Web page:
Question about the Arduino/libraries file structure

Hi, I'm new to Arduino programming, and I feel so excited to participate in this community. In particular, I'm very interested in learn more about the platform, as many other boards can be programmed using Arduino IDE (raspberry, beagle bone, up, etc). However, I'm a little concerned about the implications of using Arduino IDE to program on other boards. I've read in stackoverflow that some developers complained about Arduino IDE adding code on the background, to ease work of developers. For example, including "arduino.h" is not required when writing a new *.ino file, but it is if you are writing a library. So I wonder what is the impact of these IDE actions when writing programs for other boards. Is the code of arduino.h added even if it is not used on other boards?

Another thing that I do not understand is why some of the "Core" libraries of the framework are located on the WiFi directory structure? And also duplicated (for example compiler.h which is located in C:\Program Files (x86)\Arduino\libraries\WiFi\extras\wifi_dnld\src\SOFTWARE_FRAMEWORK\UTILS) and in wifiHD...UTILS?

Some commonly-used constants like HIGH, or LOW are defined in "compiler.h". But, declaring them in wifi* directory does not make sense to me, if we accept that we can create a project on a board that does not contain a wiFi module, so why to create that dependency?

Thanks for your advice, and I appreciate if you could refer me to some documentation is there is on this subject.

Kind regards,

Rodrigo.

rodrigomorales:
I've read in stackoverflow that some developers complained about Arduino IDE

I've found that frequently when you see some experienced developer complaining about Arduino they actually have no clue what they're talking about because either their entire knowledge of of Arduino is based on other "developers" complaining about it or they spent five minutes looking at it back in 2011. I advise you to be skeptical of information that comes from people who don't actually have any experience with Arduino.

rodrigomorales:
adding code on the background, to ease work of developers.

Actually the purpose of Arduino is to make it easy for beginners, who may have little or no prior experience in programming and electronics to use microcontrollers. The things done to that purpose may not be desirable to someone who is already experienced in these subjects or even a beginner on the track to working in embedded systems as a career. There are other excellent options available for those people.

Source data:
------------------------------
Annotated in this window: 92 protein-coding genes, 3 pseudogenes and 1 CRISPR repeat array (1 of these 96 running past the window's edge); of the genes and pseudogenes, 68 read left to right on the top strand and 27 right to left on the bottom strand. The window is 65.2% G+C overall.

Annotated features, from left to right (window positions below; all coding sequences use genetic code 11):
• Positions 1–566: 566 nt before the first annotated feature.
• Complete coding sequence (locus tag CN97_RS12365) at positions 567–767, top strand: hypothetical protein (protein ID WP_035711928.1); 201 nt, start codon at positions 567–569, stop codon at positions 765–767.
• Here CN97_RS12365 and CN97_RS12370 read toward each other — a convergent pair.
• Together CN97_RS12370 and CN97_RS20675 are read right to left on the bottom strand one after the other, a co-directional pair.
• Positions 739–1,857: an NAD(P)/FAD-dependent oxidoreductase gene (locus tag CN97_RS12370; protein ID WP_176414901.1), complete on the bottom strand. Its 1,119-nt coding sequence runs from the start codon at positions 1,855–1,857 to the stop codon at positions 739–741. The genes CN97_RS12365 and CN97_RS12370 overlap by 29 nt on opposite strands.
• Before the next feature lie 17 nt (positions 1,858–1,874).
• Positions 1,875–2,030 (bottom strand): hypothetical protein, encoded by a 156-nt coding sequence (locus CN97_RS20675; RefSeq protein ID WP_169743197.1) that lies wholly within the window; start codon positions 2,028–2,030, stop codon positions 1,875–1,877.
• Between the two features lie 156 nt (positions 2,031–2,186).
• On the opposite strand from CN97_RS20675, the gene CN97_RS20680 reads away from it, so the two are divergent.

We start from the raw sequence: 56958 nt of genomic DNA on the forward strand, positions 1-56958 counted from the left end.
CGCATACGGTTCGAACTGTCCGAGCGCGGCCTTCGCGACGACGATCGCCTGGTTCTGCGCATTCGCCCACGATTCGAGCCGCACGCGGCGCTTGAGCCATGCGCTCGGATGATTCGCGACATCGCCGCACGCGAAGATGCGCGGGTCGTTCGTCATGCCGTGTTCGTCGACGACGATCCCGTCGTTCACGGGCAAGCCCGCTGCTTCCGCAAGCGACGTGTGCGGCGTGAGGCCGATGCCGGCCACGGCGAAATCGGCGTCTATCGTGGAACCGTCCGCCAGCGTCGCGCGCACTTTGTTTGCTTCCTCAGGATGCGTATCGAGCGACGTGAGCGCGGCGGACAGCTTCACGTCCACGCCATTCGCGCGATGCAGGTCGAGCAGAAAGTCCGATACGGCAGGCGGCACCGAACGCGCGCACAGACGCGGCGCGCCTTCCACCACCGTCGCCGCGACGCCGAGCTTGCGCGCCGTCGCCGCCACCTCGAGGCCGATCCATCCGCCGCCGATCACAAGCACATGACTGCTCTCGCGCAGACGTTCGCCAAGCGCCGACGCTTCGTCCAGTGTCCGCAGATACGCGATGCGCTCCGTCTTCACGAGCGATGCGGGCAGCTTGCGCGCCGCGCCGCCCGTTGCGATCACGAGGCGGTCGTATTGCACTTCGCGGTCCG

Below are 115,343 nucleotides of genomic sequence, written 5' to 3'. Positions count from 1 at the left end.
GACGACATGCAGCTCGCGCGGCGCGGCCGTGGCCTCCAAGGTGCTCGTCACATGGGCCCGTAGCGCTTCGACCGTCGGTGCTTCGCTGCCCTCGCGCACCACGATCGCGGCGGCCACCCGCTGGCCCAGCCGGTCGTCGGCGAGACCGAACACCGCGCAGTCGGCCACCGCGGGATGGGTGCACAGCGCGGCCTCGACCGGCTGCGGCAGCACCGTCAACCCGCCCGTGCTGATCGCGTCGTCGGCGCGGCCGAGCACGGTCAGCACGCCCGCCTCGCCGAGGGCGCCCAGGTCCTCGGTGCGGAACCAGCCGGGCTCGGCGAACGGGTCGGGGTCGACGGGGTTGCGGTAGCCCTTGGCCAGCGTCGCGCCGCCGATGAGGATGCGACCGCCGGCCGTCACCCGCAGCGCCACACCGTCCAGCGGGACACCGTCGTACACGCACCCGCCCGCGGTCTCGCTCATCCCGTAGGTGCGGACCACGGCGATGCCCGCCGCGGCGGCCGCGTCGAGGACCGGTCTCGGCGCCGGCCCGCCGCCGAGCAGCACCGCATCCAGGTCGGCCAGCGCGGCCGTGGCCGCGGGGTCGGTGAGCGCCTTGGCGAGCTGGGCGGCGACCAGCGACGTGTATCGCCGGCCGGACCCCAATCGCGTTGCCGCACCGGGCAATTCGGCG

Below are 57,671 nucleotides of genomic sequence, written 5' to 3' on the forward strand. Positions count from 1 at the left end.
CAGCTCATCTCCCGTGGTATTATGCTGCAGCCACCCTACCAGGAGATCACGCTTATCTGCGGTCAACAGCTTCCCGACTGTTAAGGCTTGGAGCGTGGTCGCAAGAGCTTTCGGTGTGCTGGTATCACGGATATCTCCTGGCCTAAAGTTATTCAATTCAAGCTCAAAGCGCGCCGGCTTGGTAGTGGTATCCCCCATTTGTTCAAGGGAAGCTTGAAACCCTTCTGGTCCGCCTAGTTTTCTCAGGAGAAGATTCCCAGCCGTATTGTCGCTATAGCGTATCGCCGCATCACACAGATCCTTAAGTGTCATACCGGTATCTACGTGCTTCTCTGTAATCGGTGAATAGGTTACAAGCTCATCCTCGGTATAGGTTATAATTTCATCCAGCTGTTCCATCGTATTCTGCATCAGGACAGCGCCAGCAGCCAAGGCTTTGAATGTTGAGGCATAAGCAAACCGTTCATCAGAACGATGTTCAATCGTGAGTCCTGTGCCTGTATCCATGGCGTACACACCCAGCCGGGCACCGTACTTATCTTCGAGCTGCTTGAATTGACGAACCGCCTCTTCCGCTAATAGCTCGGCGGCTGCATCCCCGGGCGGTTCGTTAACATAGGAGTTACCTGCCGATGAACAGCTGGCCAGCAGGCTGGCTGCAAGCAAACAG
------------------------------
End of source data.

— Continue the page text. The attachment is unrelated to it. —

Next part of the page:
rodrigomorales:
For example, including "arduino.h" is not required when writing a new *.ino file, but it is if you are writing a library.

The Arduino IDE does a few things automatically to all .ino files in the sketch before renaming them with the .cpp (C++) extension and compiling them:

  • Concatenate all .ino files, starting with the file that matches the folder name, then the rest in alphabetical order.
  • Add #include <Arduino.h> if that line does not already exist.
  • Generate function prototypes for all functions that don't already have a prototype.
  • Add #line directives to make any warning/error messages generated by the resulting code still match the user's .ino files.

The Arduino IDE does not do any preprocessing of sketch files with extensions other than .ino. You can use .h, .cpp, .c, .hh, .hpp, .S files in your sketch if you like.

rodrigomorales:
So I wonder what is the impact of these IDE actions when writing programs for other boards.

Well, I'm not sure what you mean by "impact", I guess you can infer it yourself from what I said above or be more specific and I'll try to answer.

rodrigomorales:
Is the code of arduino.h added even if it is not used on other boards?

The Arduino.h include is always added to the .ino file unless it already exists but when you speak of "other boards", you should understand that each hardware package provides its own core library, which contains the Arduino.h file. The hardware package associated with the board you have selected in the Tools > Board menu is used during compilation. There is not one universal Arduino.h file used for all boards.